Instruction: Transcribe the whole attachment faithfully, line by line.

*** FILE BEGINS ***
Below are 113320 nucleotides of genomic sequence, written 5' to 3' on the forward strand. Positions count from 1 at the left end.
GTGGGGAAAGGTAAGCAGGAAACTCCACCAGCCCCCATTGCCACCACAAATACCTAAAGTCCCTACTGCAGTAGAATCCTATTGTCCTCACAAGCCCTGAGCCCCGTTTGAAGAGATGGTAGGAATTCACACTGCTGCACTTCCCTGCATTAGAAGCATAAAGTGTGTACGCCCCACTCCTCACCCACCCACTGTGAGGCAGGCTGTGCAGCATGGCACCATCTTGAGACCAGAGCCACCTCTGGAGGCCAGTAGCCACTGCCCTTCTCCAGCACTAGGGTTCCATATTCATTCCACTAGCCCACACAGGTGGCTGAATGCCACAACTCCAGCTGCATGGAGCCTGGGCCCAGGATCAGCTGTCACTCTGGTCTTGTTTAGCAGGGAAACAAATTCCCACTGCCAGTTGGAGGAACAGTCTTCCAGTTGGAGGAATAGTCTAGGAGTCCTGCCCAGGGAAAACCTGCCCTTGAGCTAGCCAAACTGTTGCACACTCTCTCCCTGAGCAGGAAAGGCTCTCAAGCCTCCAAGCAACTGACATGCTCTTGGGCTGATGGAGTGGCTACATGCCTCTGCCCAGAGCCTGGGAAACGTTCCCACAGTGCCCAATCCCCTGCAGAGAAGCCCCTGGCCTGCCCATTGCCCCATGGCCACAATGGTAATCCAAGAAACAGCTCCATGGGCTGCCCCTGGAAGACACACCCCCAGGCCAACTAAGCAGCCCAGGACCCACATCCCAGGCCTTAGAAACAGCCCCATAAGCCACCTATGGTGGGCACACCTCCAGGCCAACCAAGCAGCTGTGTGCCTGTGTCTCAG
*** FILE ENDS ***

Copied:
Below are 113320 nucleotides of genomic sequence, written 5' to 3' on the forward strand. Positions count from 1 at the left end.
GTGGGGAAAGGTAAGCAGGAAACTCCACCAGCCCCCATTGCCACCACAAATACCTAAAGTCCCTACTGCAGTAGAATCCTATTGTCCTCACAAGCCCTGAGCCCCGTTTGAAGAGATGGTAGGAATTCACACTGCTGCACTTCCCTGCATTAGAAGCATAAAGTGTGTACGCCCCACTCCTCACCCACCCACTGTGAGGCAGGCTGTGCAGCATGGCACCATCTTGAGACCAGAGCCACCTCTGGAGGCCAGTAGCCACTGCCCTTCTCCAGCACTAGGGTTCCATATTCATTCCACTAGCCCACACAGGTGGCTGAATGCCACAACTCCAGCTGCATGGAGCCTGGGCCCAGGATCAGCTGTCACTCTGGTCTTGTTTAGCAGGGAAACAAATTCCCACTGCCAGTTGGAGGAACAGTCTTCCAGTTGGAGGAATAGTCTAGGAGTCCTGCCCAGGGAAAACCTGCCCTTGAGCTAGCCAAACTGTTGCACACTCTCTCCCTGAGCAGGAAAGGCTCTCAAGCCTCCAAGCAACTGACATGCTCTTGGGCTGATGGAGTGGCTACATGCCTCTGCCCAGAGCCTGGGAAACGTTCCCACAGTGCCCAATCCCCTGCAGAGAAGCCCCTGGCCTGCCCATTGCCCCATGGCCACAATGGTAATCCAAGAAACAGCTCCATGGGCTGCCCCTGGAAGACACACCCCCAGGCCAACTAAGCAGCCCAGGACCCACATCCCAGGCCTTAGAAACAGCCCCATAAGCCACCTATGGTGGGCACACCTCCAGGCCAACCAAGCAGCTGTGTGCCTGTGTCTCAG